One thing I particularly missed was Jesus' mandate that we love one another. I didn't see any of that in the Episcopal Church. The Catholic Church had made it clear it didn't want me because I had been divorced, and what could be more unloving than that sort of rejection? I just couldn't seem to find a religious "home" with any of the Christian denominations I had visited.
After a period of sadness, confusion, and challenging life issues, I returned to the Hindus by taking sannyas vows by permission of my Hindu teacher. These vows, essentially, make one a female swami. You could say that they are the "final" vows of a Hindu monastic, some of whom live in monasteries, but most live ascetic lives by themselves. I wanted to devote myself to God completely and felt that these vows would help me.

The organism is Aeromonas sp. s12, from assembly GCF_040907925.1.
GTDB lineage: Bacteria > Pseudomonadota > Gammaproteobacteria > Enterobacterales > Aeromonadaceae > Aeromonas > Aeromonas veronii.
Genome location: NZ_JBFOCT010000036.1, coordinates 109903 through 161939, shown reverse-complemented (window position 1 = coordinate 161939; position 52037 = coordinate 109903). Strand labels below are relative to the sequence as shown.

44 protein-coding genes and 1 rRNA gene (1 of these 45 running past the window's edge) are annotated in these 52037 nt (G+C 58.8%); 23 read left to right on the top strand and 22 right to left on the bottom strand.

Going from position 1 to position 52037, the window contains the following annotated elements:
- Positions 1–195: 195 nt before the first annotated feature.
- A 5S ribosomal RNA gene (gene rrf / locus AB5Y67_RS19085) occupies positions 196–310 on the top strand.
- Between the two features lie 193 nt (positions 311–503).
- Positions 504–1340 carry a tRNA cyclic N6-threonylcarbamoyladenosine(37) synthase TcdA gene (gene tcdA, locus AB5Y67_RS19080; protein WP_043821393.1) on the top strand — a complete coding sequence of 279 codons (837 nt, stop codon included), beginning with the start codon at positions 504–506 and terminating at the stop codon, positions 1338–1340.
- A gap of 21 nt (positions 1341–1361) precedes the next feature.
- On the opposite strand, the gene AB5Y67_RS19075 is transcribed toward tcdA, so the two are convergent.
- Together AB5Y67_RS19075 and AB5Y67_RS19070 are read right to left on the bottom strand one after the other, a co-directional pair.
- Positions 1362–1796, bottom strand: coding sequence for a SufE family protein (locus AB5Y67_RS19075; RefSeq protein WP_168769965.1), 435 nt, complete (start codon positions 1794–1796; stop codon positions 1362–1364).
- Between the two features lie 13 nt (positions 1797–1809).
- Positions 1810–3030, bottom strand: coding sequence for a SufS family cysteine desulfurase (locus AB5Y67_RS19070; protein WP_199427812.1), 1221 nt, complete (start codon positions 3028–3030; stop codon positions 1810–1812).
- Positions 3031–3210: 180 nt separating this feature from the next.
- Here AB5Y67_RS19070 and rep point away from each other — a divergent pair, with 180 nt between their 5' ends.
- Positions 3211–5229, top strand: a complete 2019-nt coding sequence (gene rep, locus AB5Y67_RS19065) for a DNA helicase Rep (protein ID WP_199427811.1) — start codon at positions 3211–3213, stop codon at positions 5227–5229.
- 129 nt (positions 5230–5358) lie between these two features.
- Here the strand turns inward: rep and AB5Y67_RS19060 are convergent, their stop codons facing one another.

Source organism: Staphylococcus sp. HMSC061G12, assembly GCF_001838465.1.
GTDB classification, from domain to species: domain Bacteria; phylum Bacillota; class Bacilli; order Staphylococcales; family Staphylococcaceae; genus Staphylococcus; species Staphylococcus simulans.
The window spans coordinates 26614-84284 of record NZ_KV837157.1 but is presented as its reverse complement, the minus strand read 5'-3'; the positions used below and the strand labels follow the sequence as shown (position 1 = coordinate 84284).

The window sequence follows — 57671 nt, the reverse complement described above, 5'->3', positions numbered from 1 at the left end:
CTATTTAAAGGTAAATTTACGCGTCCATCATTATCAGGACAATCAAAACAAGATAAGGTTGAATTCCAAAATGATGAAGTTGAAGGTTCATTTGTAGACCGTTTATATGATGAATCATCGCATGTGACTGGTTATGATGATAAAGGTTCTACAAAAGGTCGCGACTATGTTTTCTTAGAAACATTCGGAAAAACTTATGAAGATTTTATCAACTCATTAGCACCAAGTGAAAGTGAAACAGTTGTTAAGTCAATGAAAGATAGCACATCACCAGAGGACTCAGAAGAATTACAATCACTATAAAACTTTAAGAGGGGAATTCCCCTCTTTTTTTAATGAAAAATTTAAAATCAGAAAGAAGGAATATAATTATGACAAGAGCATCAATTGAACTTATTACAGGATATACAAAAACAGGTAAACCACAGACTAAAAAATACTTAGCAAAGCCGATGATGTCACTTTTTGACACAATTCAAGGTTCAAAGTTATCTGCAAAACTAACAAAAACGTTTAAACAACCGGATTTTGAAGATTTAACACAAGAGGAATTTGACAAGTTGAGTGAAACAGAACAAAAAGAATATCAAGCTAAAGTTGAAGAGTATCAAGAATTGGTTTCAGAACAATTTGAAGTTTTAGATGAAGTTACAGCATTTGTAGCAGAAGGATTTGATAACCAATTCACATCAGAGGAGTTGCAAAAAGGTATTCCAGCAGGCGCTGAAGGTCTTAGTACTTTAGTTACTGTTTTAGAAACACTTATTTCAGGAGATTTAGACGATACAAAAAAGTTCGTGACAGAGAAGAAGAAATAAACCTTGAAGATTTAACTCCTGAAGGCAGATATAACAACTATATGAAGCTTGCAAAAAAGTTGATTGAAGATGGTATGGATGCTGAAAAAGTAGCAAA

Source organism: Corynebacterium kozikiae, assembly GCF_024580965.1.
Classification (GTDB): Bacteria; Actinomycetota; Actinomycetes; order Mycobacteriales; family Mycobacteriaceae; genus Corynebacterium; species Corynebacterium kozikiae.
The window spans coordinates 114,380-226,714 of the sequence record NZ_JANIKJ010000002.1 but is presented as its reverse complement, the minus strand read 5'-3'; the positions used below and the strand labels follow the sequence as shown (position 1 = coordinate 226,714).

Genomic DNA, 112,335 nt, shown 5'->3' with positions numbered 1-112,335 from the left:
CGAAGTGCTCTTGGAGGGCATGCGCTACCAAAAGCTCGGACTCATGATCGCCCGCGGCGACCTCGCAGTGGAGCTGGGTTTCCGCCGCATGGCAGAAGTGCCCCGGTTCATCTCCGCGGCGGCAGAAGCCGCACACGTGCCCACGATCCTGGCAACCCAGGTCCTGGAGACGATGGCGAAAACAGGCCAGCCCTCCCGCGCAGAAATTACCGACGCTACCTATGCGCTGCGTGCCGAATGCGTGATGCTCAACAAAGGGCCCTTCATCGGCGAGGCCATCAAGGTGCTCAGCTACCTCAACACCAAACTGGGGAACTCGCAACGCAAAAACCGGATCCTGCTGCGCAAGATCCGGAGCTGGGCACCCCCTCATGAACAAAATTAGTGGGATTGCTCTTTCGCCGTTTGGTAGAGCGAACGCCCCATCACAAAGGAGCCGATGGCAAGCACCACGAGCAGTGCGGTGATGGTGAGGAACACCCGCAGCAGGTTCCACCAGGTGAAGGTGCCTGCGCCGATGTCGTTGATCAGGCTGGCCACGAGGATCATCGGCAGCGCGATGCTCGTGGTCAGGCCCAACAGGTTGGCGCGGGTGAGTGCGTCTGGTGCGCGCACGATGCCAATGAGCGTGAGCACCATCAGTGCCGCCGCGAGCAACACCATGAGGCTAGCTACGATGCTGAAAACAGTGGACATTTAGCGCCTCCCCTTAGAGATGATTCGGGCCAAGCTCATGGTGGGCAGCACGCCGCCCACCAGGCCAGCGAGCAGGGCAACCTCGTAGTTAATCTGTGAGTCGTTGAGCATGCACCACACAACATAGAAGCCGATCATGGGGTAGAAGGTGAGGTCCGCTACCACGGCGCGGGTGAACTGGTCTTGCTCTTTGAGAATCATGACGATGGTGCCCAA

While living in a large apartment complex, I met a woman who was an Ursaline nun. We became friends. I did her genealogy and found that she was my 11th cousin. When I confided to her what had happened to me when I had tried to become Catholic and how sad it had made me, she informed me that the nun who had refused me baptism had been completely wrong. Unless I had been living in an "irregular" second marriage or living in sin with someone, there was absolutely no bar to baptism or confirmation in the church. She offered to sponsor me if I still wanted to become Catholic, and I was thrilled.